Friday, 27 August 2010

River Wey

Here's the final instalment of Sunday's Thames trip on Indigo Dream, in which we turned off the Thames onto the River Wey.  Immediately after the turn, there's an array of possible ways to go, of which the correct one is the least likely looking.  Then it's just a short distance until you reach the stop gate.

I'd read about this, but it wasn't until I'd seen it in real life that I fully understood what was going on.  Through the gate is a reasonably sized pound, with Thames Lock just round the corner, under the bridge.  There's not enough depth to get boats over the cill into the lock, but a lockful of water let into the pound raises the water level enough.  Having spoken to the lock keeper, a little narrowbeam Dutch barge and Indigo Dream went into the stop pound.  A boat was coming down, and once they'd left the lock we went in.

The rule in Wey locks is to turn off the engine, use ropes, and leave the gates open on exit.  The lock keeper does all the work at Thames Lock, and she was quite gentle with the paddles, which is probably just as well, as they let a huge jet of water into the lock.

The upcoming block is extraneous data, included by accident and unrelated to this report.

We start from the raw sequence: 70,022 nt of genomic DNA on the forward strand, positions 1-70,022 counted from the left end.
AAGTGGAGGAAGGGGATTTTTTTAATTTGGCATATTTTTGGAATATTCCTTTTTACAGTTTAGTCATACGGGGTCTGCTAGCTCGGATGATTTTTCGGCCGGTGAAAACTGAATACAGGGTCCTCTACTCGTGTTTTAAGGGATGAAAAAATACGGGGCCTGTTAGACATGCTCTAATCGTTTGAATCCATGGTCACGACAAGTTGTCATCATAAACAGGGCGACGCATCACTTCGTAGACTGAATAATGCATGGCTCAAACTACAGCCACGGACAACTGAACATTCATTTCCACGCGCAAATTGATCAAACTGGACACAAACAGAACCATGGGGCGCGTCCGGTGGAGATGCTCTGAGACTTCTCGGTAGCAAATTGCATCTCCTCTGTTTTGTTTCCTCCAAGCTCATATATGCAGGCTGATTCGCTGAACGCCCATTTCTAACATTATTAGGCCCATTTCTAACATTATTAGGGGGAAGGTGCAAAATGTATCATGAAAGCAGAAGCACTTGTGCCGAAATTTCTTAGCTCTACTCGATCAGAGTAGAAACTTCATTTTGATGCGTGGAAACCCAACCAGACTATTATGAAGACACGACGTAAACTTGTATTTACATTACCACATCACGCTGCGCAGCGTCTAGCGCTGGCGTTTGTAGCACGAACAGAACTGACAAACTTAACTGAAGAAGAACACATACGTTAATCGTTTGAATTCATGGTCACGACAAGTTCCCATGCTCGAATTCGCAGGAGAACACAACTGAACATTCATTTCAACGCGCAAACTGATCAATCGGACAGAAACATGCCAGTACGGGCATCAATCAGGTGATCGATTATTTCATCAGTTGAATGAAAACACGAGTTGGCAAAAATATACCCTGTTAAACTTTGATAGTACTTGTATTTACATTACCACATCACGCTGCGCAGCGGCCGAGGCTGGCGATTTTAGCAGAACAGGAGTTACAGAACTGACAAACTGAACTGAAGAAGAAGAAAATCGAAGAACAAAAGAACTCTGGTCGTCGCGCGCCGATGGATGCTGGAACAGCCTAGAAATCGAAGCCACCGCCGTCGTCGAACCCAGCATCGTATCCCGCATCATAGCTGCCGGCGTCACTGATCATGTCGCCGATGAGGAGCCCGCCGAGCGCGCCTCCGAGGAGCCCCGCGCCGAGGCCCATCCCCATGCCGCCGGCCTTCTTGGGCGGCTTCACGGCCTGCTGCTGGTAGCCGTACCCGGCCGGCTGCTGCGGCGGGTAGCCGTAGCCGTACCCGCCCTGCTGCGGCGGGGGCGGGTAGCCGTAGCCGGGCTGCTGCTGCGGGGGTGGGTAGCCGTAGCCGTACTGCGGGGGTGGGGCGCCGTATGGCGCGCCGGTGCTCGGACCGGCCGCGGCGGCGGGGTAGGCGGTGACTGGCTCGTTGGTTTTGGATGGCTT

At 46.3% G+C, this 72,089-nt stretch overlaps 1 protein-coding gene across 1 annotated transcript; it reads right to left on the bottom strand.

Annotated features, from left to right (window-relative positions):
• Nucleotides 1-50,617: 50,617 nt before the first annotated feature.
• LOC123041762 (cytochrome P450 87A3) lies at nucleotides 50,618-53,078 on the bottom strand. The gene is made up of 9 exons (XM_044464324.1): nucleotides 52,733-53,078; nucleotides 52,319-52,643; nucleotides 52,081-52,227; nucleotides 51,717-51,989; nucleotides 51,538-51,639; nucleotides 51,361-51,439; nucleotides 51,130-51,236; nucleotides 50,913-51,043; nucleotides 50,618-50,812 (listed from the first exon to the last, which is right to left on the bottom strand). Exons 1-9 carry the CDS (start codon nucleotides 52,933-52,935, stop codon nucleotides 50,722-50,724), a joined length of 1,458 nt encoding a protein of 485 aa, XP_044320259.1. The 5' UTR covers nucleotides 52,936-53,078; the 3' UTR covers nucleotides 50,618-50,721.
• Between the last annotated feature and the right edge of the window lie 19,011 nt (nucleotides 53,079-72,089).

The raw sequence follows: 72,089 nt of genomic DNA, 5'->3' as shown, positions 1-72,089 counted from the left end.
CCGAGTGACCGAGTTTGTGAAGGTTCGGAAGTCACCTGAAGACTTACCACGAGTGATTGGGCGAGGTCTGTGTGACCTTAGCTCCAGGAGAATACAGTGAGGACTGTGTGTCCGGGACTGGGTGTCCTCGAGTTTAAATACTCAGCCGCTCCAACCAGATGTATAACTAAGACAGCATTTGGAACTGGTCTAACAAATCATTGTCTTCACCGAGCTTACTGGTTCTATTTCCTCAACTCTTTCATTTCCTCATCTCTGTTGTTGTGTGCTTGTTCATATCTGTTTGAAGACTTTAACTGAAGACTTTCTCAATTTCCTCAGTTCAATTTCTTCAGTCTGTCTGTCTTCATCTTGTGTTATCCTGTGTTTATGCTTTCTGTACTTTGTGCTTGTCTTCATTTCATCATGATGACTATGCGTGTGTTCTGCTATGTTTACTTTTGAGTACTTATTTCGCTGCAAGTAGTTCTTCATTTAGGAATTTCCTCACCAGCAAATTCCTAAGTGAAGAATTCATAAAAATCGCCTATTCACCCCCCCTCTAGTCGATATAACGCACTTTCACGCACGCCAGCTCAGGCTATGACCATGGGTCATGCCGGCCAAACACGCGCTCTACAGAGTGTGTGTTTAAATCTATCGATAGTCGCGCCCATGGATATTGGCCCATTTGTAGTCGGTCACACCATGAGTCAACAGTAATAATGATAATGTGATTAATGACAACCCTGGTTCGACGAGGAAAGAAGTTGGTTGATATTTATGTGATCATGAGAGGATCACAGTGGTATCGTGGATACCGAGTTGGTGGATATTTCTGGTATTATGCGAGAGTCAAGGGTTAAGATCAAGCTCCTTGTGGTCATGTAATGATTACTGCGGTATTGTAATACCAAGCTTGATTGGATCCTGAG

Next to Thames Lock is a lovely little cottage, which doubles as the lock keeper's office.  Once we'd risen in the lock, Richard went to get a Wey licence, and ask the lock keeper about moorings.  It took a little while, and we suspected that our locking companions would have already gone up in the next lock, Town Lock, which is approached across a large pool.  In fact, they'd had to turn the lock, and we arrived just at the right time.

The third Wey lock is Coxes Lock, which has a huge mill next to it.  The building has been converted into flats, and at ten storeys tall it must house a lot of people.

By this time it was beginning to rain, and by the time we got to New Haw Lock it was quite steady.  Consequently, I seem to have omitted to take its photo.  The lock has angled metal arms as balance beams, because the road bridge is too close.  It seems they've been there only a couple of weeks, replacing ropes, which by all accounts made opening the gates very hard work.

We moored up just above the lock, in front of the old working boat Fulbourne.  It was just after 8pm, and getting dark.  We'd planned to go to the pub next to the river, which has a Thai restaurant, but they don't do food on Sunday evenings so we all went to the Chinese restaurant instead.  It had been a long but very enjoyable day, with some great boating and excellent company, topped off with good food.  Adrian and I then got a taxi to Woking station, and a train back to Guildford, where my car was parked.

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